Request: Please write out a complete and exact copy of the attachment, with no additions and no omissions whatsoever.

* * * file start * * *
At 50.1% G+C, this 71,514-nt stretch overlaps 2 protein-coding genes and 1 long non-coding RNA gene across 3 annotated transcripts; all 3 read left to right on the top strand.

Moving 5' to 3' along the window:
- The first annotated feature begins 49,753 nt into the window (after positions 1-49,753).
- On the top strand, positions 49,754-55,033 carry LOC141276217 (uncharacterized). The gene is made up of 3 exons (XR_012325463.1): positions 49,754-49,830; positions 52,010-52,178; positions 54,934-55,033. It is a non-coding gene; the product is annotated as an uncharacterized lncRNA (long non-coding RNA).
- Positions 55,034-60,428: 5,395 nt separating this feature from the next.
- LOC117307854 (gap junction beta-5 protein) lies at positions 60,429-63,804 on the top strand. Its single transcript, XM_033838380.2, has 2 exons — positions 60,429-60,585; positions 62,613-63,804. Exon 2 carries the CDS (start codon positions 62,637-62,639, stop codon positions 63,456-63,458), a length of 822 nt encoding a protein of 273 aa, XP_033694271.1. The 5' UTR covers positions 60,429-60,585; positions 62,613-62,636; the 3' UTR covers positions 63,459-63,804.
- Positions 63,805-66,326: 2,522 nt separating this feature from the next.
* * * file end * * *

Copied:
At 50.1% G+C, this 71,514-nt stretch overlaps 2 protein-coding genes and 1 long non-coding RNA gene across 3 annotated transcripts; all 3 read left to right on the top strand.

Moving 5' to 3' along the window:
- The first annotated feature begins 49,753 nt into the window (after positions 1-49,753).
- On the top strand, positions 49,754-55,033 carry LOC141276217 (uncharacterized). The gene is made up of 3 exons (XR_012325463.1): positions 49,754-49,830; positions 52,010-52,178; positions 54,934-55,033. It is a non-coding gene; the product is annotated as an uncharacterized lncRNA (long non-coding RNA).
- Positions 55,034-60,428: 5,395 nt separating this feature from the next.
- LOC117307854 (gap junction beta-5 protein) lies at positions 60,429-63,804 on the top strand. Its single transcript, XM_033838380.2, has 2 exons — positions 60,429-60,585; positions 62,613-63,804. Exon 2 carries the CDS (start codon positions 62,637-62,639, stop codon positions 63,456-63,458), a length of 822 nt encoding a protein of 273 aa, XP_033694271.1. The 5' UTR covers positions 60,429-60,585; positions 62,613-62,636; the 3' UTR covers positions 63,459-63,804.
- Positions 63,805-66,326: 2,522 nt separating this feature from the next.